Determine a price for each segment and product variation. Pricing can be based on performance metrics like response time, product availability and repair turnaround time. Different prices can be charged for different levels of service. Cisco, the manufacturer of the routers that traders and others use, provides everything from 2-hour to 3 business day response time guarantees. Many aerospace and defense companies have adopted a "Performance Based" approach to pricing for services. The price charged for support is determined by the value the customer generates from the use of the product and not from the resources (spare parts, repair time, etc.) used by the supplier in providing that support. Note that service revenue opportunities can be based on existing support services and resources.
  3. Produce:
    Designing and managing the service supply chain, which provides the necessary resources, can be the most challenging part. These resources have some of the worst financial performance of any asset on a company's balance sheet. Spare parts inventory turnover is often an order of magnitude lower than the turnover for other inventory in the supply chain. Asset utilization for maintenance and repair manpower and facilities typically are at "fire station" levels; often well below 50%. So focusing on service assets has the potential to reduce investment and lower operating costs. However, since these assets serve as an insurance policy to protect against the risk of disruption due to product failure, any reduction must be done in a manner that recognizes their unique role as a source of customer satisfaction. The good news is that knowledge and systems to optimize the tradeoffs between risk and cost, inherent in the aftermarket, are now available.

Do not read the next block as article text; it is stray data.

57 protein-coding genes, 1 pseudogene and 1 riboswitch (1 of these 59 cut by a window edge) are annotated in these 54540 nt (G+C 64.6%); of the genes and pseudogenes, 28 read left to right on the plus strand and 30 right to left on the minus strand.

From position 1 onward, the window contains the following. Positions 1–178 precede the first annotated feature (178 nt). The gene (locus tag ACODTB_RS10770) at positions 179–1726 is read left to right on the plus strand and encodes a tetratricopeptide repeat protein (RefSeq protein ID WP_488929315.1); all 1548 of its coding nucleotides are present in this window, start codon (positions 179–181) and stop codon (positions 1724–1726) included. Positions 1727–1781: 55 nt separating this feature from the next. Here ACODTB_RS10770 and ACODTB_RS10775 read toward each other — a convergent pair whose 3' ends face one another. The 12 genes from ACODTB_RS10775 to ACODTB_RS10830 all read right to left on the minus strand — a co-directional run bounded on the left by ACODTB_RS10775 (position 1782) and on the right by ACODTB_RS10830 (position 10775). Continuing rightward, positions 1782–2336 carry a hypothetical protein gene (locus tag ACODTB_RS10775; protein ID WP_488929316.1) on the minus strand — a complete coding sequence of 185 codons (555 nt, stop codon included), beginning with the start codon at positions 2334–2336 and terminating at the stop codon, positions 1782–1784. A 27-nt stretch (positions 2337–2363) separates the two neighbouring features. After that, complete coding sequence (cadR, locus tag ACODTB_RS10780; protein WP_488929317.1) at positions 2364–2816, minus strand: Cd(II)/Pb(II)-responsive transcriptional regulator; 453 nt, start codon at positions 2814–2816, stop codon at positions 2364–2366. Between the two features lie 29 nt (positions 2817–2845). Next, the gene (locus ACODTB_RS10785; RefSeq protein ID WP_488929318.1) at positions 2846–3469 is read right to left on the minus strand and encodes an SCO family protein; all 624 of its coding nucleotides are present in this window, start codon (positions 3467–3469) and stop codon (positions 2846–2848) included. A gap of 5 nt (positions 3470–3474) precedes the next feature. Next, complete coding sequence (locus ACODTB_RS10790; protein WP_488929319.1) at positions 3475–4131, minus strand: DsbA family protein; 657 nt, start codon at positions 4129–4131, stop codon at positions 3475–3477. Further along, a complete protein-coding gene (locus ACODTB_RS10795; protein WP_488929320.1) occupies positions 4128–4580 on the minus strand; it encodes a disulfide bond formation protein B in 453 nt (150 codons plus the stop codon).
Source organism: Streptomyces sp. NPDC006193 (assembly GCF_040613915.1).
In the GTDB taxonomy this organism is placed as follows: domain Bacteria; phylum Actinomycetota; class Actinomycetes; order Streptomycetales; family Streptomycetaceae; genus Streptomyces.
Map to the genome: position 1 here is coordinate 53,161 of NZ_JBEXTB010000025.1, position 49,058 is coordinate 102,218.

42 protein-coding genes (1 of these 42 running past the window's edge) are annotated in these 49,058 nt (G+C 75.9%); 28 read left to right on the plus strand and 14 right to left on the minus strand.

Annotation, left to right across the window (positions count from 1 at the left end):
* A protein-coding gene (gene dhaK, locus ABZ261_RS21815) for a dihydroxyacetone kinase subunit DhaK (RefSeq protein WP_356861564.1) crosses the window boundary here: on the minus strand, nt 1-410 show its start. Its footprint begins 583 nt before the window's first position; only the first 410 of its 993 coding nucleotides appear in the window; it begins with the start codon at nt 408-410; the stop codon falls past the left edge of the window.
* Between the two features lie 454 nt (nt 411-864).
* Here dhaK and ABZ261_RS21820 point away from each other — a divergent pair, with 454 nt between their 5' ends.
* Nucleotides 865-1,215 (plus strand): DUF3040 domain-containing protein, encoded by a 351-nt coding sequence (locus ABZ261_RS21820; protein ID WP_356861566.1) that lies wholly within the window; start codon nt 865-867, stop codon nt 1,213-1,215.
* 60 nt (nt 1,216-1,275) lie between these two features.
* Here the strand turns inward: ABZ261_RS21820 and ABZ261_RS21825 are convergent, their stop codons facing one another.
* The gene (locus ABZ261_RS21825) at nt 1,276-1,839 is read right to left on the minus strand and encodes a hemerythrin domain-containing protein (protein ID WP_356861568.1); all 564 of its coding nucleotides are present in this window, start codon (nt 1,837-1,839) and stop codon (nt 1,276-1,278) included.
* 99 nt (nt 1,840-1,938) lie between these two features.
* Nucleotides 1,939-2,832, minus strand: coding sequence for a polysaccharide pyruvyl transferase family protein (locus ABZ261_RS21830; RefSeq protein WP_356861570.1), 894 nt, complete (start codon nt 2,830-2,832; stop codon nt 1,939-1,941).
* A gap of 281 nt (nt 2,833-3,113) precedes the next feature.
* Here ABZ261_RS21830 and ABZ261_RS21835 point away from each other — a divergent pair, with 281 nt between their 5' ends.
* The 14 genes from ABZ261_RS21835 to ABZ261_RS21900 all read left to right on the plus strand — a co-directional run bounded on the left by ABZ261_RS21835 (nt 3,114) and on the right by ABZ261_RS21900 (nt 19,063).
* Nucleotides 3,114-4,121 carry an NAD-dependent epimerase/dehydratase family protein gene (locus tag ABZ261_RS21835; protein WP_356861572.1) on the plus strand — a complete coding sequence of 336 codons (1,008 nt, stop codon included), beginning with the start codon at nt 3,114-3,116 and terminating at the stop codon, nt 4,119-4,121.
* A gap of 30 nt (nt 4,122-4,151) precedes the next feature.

To implement the three-step process, managers need to prioritize how each initiative can contribute to the challenges posed by the current economic downturn by providing new sources of high margin revenue and freeing up cash,, and to meeting service goals and corporate objectives that will persist even after the current economic crisis subsides. In the long run, enabling customers to increase the value of acquiring and using products and lowering their cost to do so, can generate higher levels of customer satisfaction, which in turn drive repeat sales, market growth and improved profit margins.

Morris A. Cohen is Chairman of MCA Solutions Inc. MCA Solutions, which has spent years helping major manufacturers, including Boeing, Cisco Systems, Lockheed Martin and Rockwell Collins, build effective aftermarket service businesses. Cohen is also the Panasonic Professor of Manufacturing and Logistics The Wharton School, University of Pennsylvania.